Not all basketball players are living the Shaquille O’Neal lifestyle of fancy cars, multiple palatial homes and enough money to pay sidepieces to keep quiet. Brandon Jennings, for example, drives a Ford Edge.
The NBA Players Association is taking steps toward helping ballers better manage their money, especially with a potential lockout looming ahead after this season.
Brandon Jennings of the Milwaukee Bucks, who earned about $2.2 million last year in his first NBA season, is the proud owner of a Ford Edge, which cost $26,000.
New York Knicks guard Roger Mason Jr. said he recently traded in his Bentley convertible for a used Cadillac Escalade.
And when he needed to work out and get therapy during the offseason, James Jones of the Miami Heat said he used the team’s facilities instead of paying for a private trainer. “We’ve got a lockout coming,” Mr. Jones said. “I’m not going to pay that much money to have somebody stretch me for an hour.”
As the NBA and its players union continue to steam toward a possible work stoppage after this season, the union is trying to see to it that if the paychecks dry up, its members won’t be forced to do what many of them had to do last time this happened: liquidate their posh possessions to pay the bills.
Jennings and Jones aren’t alone in their conservative stance towards spending:
Brandan Wright of the Golden State Warriors, who was a first-round draft pick and will have earned $11 million before his 24th birthday, is typical of a new attitude. He said he owns one BMW and a home in Nashville, Tenn., for his immediate family.
Mr. Wright said he likes to get “nice sandwiches” rather than lavish meals when he’s eating out on the road in order to save cash. And if his spending ever gets out of hand, he said, he has trained his financial advisers to call him to tell him to rein it in.
“Cheap is the best way to be,” he said.
For good reason too. A number of players were caught unprepared the last time a lockout kept the ball out of play for months…
The last time the NBA had a work stoppage, about a dozen years ago, the league shut down for almost half a season. In that case, owners exercised an early opt-out clause in the contract, taking the players by surprise. Union executive director Billy Hunter had been at his post for less than two years and veteran players and agents said many of their clients and teammates didn’t seem to realize their multiple mortgages and car payments wouldn’t stop coming after their paychecks did.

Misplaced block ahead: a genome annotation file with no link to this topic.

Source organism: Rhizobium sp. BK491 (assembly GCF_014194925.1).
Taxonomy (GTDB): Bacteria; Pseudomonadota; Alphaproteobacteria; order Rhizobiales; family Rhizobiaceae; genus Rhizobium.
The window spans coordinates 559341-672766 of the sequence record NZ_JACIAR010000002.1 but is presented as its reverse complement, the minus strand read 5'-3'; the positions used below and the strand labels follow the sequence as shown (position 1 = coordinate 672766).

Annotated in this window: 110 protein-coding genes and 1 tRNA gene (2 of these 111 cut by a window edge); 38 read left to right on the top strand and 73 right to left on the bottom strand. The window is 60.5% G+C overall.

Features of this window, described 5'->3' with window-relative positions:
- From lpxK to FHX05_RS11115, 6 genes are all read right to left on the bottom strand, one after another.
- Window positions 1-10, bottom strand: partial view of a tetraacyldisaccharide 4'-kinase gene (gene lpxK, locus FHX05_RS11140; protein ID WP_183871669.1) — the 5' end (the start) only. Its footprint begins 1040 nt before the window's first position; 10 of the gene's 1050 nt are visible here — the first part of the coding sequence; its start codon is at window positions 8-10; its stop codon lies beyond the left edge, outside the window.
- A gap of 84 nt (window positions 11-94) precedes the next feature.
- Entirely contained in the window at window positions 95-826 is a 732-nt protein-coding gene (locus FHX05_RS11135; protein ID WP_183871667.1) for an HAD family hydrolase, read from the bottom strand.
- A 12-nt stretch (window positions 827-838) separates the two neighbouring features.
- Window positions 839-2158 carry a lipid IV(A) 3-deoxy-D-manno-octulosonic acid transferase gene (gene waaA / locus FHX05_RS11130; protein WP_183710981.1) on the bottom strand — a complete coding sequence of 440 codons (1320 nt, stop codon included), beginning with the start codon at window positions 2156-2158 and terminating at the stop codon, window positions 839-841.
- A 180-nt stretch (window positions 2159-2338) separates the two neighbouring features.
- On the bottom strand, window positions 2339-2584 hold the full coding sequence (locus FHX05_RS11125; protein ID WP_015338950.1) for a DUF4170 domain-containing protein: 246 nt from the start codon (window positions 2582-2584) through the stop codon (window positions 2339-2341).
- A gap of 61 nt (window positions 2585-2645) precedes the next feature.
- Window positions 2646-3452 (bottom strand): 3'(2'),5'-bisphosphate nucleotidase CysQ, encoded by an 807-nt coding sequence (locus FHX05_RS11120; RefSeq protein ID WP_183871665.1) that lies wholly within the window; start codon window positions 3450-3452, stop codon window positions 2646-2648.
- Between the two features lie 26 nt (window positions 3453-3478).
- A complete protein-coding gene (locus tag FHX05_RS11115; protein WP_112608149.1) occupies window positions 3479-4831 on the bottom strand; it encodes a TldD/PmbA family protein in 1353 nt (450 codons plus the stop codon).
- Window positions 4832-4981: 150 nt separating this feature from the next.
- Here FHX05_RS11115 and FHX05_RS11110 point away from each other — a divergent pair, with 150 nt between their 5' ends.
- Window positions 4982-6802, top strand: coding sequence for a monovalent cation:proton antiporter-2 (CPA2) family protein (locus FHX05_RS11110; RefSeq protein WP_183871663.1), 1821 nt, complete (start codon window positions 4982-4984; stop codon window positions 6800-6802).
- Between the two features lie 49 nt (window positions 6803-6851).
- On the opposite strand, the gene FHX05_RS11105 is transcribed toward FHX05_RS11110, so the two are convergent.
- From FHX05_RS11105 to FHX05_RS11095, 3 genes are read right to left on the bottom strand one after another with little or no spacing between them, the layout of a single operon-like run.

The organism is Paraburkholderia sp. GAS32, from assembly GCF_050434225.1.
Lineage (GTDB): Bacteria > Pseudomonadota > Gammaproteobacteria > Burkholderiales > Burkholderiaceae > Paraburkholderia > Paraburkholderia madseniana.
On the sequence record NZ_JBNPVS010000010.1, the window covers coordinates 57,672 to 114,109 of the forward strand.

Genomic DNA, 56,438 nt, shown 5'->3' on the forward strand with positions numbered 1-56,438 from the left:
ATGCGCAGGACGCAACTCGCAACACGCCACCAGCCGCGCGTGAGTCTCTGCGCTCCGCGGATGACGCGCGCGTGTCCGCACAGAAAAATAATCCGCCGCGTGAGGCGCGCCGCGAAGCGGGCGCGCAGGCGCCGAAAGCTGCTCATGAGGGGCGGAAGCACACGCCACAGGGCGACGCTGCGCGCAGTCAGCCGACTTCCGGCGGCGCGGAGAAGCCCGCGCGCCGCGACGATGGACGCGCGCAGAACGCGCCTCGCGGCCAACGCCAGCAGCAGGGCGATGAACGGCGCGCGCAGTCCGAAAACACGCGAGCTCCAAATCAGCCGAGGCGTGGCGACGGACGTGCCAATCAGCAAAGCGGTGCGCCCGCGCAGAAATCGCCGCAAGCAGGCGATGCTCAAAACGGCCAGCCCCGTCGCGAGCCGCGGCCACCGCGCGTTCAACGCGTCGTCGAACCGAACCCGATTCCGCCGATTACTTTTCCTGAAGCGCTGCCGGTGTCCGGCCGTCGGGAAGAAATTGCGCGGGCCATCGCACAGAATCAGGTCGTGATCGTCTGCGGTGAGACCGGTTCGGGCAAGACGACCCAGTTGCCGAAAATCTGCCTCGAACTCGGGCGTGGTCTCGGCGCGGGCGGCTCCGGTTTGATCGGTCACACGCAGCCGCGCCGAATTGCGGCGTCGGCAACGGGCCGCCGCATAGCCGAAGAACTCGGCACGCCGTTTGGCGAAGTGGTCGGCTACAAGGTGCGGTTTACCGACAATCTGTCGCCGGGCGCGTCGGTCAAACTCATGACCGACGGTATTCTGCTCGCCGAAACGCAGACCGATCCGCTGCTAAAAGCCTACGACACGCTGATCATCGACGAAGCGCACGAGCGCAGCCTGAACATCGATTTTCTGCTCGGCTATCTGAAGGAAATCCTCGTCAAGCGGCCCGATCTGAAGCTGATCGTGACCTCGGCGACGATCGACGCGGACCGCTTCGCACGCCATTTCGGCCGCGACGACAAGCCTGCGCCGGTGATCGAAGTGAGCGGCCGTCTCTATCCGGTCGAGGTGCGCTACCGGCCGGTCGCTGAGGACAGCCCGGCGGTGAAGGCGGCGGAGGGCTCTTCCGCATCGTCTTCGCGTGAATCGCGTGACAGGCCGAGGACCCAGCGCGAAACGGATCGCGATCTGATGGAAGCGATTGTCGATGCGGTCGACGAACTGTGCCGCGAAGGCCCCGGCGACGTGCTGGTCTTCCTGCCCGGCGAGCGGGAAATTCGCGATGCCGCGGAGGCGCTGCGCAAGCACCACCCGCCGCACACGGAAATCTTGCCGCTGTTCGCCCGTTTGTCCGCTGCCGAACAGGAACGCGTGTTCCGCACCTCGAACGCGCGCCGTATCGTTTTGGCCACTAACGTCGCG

Because many NBA players come from families where living month-to-month is the norm, they said, few made contingency plans. Then-union president Patrick Ewing famously explained at the time that while NBA players make a lot of money, “we spend a lot, too.”
The current collective-bargaining agreement expires after this season. But this time, there has been plenty of fair warning. The argument about player pay has been simmering for years. NBA Commissioner David Stern, who thinks players are paid too much, has said that teams lost more than $300 million last year. The union has disputed that claim.
In the meantime, Mr. Hunter has been sending flyers to players’ homes for two years to make sure they know to cut expenses. Derek Fisher of the Los Angeles Lakers, who is the president of the players’ union, has been recording lockout-themed podcasts that are emailed out to players, and the union is issuing an instruction manual that explains tips for saving money, like renting houses instead of buying them and trying to keep a strict limit on fancy cars.
New Jersey Nets guard Jordan Farmar said every penny he spends is part of a long-term budget he prepares for himself to make sure he doesn’t end up like “the players who make millions of dollars and still somehow end up living paycheck to paycheck.”
One of the first things Mr. Farmar said he did with his money was purchase several rental properties in Los Angeles, so he could “make my money work for me.”
Mr. Jones of the Heat, who is the players union’s secretary-treasurer, was a finance major when he was at the University of Miami. He said he tried to keep himself on a 20/80 budget when he joined the league in 2003—spending 20% of his salary, saving 80%. When he played for the Suns from 2005 to 2007, he rented an apartment in Phoenix while paying off a mortgage and taxes on a home he bought in Miami. If he came into the league now, he said, he would have only had one property at a time.
Unfortunately not everybody has gotten the memo:
Mark Bartelstein, an agent whose firm represents more than 30 players, said that even though most players have financial advisers, “the key isn’t having one, it’s actually listening to one.”
When asked how the union is encouraging younger players to save money, J.J. Hickson, a 22-year-old first-round pick of the Cleveland Cavaliers, said: “I don’t know anything about that saving stuff.”
SMH. When will these New Money negroes learn???